University of Utah School of Medicine - Medicine Man Yearbook (Salt Lake City, UT)

 - Class of 1952

Page 1 of 88


University of Utah School of Medicine - Medicine Man Yearbook (Salt Lake City, UT) online yearbook collection, 1952 Edition, Cover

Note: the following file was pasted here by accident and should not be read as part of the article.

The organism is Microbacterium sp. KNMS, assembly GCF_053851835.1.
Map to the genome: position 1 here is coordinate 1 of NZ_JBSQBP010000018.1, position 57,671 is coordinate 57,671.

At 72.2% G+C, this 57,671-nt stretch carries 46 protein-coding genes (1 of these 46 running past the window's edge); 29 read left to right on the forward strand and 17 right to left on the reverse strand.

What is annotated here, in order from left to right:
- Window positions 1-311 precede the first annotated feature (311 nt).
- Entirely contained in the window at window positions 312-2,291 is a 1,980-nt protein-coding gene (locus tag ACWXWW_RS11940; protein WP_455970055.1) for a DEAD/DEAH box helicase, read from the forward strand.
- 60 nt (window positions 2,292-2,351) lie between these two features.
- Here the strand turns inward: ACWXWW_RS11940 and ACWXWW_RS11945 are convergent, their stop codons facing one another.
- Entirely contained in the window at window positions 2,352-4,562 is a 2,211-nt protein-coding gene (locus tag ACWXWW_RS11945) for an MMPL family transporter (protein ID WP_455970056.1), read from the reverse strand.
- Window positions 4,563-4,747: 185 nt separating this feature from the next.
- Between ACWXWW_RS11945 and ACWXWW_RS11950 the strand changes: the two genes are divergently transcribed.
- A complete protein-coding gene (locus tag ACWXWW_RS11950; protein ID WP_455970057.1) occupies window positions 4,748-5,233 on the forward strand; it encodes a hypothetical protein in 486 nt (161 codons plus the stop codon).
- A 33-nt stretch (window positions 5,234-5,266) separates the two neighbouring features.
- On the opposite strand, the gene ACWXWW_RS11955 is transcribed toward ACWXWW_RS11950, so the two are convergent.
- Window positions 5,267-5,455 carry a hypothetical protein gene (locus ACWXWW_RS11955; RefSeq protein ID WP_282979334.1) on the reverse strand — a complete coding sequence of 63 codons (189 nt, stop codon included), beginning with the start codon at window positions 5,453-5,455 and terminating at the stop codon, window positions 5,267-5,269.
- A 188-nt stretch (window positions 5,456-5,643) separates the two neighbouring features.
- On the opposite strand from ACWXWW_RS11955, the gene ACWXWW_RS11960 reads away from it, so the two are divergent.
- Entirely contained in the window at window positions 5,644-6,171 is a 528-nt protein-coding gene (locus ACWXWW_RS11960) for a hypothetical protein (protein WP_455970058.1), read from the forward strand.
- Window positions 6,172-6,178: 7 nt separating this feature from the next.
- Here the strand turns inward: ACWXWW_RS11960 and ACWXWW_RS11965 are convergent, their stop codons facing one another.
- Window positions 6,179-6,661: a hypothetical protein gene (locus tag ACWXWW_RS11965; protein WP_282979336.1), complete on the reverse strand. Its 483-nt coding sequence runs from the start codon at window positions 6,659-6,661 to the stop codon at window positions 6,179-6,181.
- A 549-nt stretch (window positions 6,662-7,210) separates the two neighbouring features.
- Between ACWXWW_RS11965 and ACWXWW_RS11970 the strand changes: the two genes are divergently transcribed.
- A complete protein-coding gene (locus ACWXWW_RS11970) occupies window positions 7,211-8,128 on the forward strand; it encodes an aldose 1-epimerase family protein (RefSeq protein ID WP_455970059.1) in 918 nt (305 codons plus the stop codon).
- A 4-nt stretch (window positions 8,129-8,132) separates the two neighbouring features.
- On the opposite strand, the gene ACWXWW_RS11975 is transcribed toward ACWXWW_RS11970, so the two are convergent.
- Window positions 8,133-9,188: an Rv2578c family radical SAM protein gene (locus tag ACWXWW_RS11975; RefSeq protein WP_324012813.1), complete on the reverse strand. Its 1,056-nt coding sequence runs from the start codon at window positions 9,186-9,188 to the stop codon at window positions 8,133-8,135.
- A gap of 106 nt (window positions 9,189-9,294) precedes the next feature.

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Text from Pages 1 - 88 of the 1952 volume: